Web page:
Step 8 – Players mark an X on the elements that are a ‘miss’ and circle the elements that are a ‘hit.’

Step 9 – Play until one person sinks all the other’s battleships.

Activity 2

Year 6-8 CHEMISTRY: Grow Your Own Crystals

You Will Need:

  • 3 x Tablespoons of Borax
  • 1 x Cup boiling water
  • 1 x Packet of pipe cleaners
  • 1 x Glass mason jar
  • 1 x Roll of Paper towel
  • Skewers/pencil/chopsticks


Learning Outcome:

By playing this game students will become more familiar with the periodic table, its elements, location on the periodic table and their abbreviation and atomic number. Ideally, they’ll memorise most, if not all of the periodic table of elements, and be able to identify each element.

Safety Tip – Wear gloves when pulling your geode crystals from the borax solution.

Method:

Step 1 – Twist a coloured pipe cleaner into a loose coil and shape it as desired.

Step 2 – Measure your fishing line or thread and cut so when suspended in the glass the pipe-cleaner coil won’t touch the bottom of the sides of the glass.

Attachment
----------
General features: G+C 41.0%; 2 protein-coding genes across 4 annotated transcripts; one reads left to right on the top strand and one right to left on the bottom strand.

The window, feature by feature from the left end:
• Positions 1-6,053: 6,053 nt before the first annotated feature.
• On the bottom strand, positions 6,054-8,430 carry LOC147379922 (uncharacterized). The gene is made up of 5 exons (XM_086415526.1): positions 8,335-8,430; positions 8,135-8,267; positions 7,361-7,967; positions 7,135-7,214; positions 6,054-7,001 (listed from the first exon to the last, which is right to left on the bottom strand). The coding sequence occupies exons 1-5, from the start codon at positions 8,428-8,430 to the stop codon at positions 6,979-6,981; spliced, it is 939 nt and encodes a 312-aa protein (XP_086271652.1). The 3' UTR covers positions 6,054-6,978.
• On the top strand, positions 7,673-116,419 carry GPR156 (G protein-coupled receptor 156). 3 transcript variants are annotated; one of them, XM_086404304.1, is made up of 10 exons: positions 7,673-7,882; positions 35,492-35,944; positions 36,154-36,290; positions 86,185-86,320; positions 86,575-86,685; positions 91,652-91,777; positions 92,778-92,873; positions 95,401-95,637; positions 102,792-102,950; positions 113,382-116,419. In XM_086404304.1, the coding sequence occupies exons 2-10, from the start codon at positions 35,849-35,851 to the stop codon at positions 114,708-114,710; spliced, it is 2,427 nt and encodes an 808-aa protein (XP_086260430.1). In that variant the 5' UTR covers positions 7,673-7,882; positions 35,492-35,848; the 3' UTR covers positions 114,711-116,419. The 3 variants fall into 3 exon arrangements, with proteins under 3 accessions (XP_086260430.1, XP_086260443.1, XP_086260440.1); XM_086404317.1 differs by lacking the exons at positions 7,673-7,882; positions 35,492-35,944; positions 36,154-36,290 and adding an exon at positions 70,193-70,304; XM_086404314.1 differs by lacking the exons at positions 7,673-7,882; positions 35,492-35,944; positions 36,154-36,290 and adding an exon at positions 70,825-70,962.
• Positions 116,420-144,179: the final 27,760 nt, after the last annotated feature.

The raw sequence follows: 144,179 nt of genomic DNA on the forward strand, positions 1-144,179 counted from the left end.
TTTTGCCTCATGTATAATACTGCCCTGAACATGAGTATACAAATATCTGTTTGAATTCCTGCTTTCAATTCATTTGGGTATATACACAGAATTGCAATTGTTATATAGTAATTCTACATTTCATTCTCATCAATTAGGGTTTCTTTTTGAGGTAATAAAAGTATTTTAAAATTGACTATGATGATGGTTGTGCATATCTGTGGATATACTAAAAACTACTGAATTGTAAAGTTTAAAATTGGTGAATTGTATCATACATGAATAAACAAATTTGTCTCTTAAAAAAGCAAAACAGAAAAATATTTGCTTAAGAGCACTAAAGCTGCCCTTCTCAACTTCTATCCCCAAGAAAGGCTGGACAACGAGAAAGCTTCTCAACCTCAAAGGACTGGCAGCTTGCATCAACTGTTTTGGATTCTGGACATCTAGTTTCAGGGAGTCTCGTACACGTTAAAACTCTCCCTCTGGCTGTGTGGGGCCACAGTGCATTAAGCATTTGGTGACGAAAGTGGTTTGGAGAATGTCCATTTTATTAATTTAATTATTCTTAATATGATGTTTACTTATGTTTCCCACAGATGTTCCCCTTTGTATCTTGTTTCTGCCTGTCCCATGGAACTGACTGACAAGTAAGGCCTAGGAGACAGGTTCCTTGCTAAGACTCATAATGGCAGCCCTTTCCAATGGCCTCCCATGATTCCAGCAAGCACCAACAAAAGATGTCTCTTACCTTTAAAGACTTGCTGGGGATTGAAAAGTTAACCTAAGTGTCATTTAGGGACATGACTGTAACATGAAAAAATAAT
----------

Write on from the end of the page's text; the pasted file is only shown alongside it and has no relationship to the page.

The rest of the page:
Step 3 – Tie fishing line or thread to the pipe-cleaner coil, attach to a wooden skewer, pencil or chopstick.

Step 4 – Add 3 tablespoons of borax powder for each cup (237 ml) of boiling water in the jar.

Step 5 – Stir the solution until none will dissolve anymore and it becomes a saturated solution.

Step 6 – Suspend your pipe-cleaner coil in the glass jar.

Step 7 – Cover the solution with something to keep it hot for longer.

Step 8 – Leave over night for best results (between 8-12 hours).

Step 9 – Pull your geode crystals out of the solution then snip off the fishing line or thread.

Step 10 – Allow to dry fully on a paper towel.

Discover Our Range of STEM Tables

Activity 3

Year 10 BIOLOGY: Make Your Own Brain Hat

You Will Need:

 

  • Brain hat printable (see link above) on cardboard paper
  • Scissors
  • Sticky tape or super glue
  • Coloured pencils or crayons